When someone mentions the 1950’s and 60’s, most of us usually recall fun things like American Bandstand, Elvis, and the Beatles. But in 1961, when President Obama was born, it was still a felony in many states for mixed race couples to marry, and the growing challenges to segregation in the south were being answered with considerable violence.

Obama’s grandparents moved to Hawaii with their daughter in 1960 after she finished high school in Seattle. Ann Dunham was known for her enthusiasm and curiosity about life, and shortly after entering college, she was swept off her feet by a 23-year-old Muslim student from Kenya. She was only 18 when her son Barack was born, six months after her marriage to his father in February.

Ann’s experience of falling in love and having to get married was typical for many young women; but to me, the staunch support of her parents during that socially repressive time is quite unusual. The social stigma of an unwed pregnancy, and especially for babies of mixed race, induced considerable fear for all involved.

How many girls were sent away to deliver a baby, to fabricate a husband, or to put the child up for adoption? Whenever my own mother heard of such stories, she would warn me, “Girls who get pregnant are ruining their lives.”

Ann was blessed to have the parents that she did. Even in the island paradise, there was considerable animosity among the various ethnic and racial groups; yet Ann’s parents stood by her and her son. Nine years later they embraced a second grandchild, a girl, whose father was Indonesian.

In August 1961, when President Obama was born, I was one month shy of my sixteenth birthday – ready to start tenth grade and get my driver’s license. The country was struggling with Jim Crow laws, with the fallout from rock and roll, with the burgeoning feminist and free-speech movements, and with the over-all challenge by the baby boomer generation to the stultifying political conservatism and McCarthyism of the 1950’s.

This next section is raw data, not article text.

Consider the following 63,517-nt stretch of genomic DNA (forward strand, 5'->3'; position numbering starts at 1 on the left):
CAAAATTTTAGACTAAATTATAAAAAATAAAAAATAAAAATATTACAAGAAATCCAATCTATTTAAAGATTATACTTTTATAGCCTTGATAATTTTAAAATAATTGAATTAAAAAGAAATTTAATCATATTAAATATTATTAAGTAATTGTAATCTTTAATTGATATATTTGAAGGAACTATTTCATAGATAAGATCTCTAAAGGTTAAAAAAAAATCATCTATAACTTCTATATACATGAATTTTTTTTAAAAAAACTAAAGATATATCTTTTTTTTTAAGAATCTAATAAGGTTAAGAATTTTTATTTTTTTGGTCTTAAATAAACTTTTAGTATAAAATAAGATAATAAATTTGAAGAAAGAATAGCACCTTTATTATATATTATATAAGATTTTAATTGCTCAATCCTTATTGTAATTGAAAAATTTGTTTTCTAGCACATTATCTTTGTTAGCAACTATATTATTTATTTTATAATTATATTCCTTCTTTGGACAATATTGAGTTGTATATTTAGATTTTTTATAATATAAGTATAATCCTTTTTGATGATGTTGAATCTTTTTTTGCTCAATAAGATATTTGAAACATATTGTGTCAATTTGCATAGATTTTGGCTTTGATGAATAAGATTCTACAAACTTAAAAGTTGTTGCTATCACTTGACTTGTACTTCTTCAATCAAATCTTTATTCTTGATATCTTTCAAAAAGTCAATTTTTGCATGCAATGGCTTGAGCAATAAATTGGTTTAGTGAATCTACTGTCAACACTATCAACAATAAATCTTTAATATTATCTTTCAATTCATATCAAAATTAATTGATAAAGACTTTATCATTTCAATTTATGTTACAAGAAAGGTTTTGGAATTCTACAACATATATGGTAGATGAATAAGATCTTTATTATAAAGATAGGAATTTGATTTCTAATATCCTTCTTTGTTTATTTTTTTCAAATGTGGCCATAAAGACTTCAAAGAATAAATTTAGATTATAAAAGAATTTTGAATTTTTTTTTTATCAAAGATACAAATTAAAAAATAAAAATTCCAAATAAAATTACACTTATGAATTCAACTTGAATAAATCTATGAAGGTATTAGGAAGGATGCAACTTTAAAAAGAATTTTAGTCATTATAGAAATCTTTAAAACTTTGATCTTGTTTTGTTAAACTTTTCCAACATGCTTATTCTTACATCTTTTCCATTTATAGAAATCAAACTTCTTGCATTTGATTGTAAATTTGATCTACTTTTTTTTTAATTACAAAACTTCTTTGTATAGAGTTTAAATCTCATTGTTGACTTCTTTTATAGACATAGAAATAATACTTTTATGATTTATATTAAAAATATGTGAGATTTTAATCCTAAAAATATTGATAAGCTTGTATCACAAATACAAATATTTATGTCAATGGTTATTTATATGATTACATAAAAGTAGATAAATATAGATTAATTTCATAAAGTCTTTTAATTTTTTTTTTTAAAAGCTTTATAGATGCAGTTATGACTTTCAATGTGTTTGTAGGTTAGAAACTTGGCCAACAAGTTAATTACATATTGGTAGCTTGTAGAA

Civil rights activists pressed harder for the country to live up to the principle “all men are created equal.” As I watched the nightly news with my parents, or read the headlines, I saw people staging non-violent sit-ins at segregated lunch counters, and people traveling south (and dying) to help with voter registration drives. There were even demonstrations in San Diego, and an older friend from school spent a weekend in jail. Some of the worst for the country was yet to come.

In September of 1963, when Obama was just two years old, Governor Wallace of Alabama defied a court order admitting black children to a public school in Huntsville. A week later, four children were killed in the bombing of the Baptist Church in Birmingham. Secretary of State Condoleeza Rice was a little girl in Birmingham and knew those children.

Most people I knew supported integrated public facilities, but many still had trouble with mixed marriages. I remember a negative discussion of such marriages by fellow students in college.

President Obama chose to remain with his grandparents and finish high school when his mother went to live with her second husband in Indonesia. It is understandable that he felt he had much to sort out as he grew into manhood.

I also think about Ann Dunham at the time of her death in 1995. She wasn’t even 53. This was the year I turned 50, and I had just started my second year of teaching. Ann Dunham died so young, but she also packed a great deal of living into her short time here. She probably had no clue that she was mother to a future president.

Times are much different now than when Obama was born fifty years ago. Who could have imagined that in 2008 the vice-presidential Republican candidate would present her pregnant, unmarried daughter to the national convention.

We have come a long way, and I hope that as a country we don’t go backward. No matter what people may think of the President’s politics, do they see any of themselves when they consider his personal story? I see his mother as a young girl and I remember the country’s turbulence during my adolescence, and I hope we continue to work toward what is right.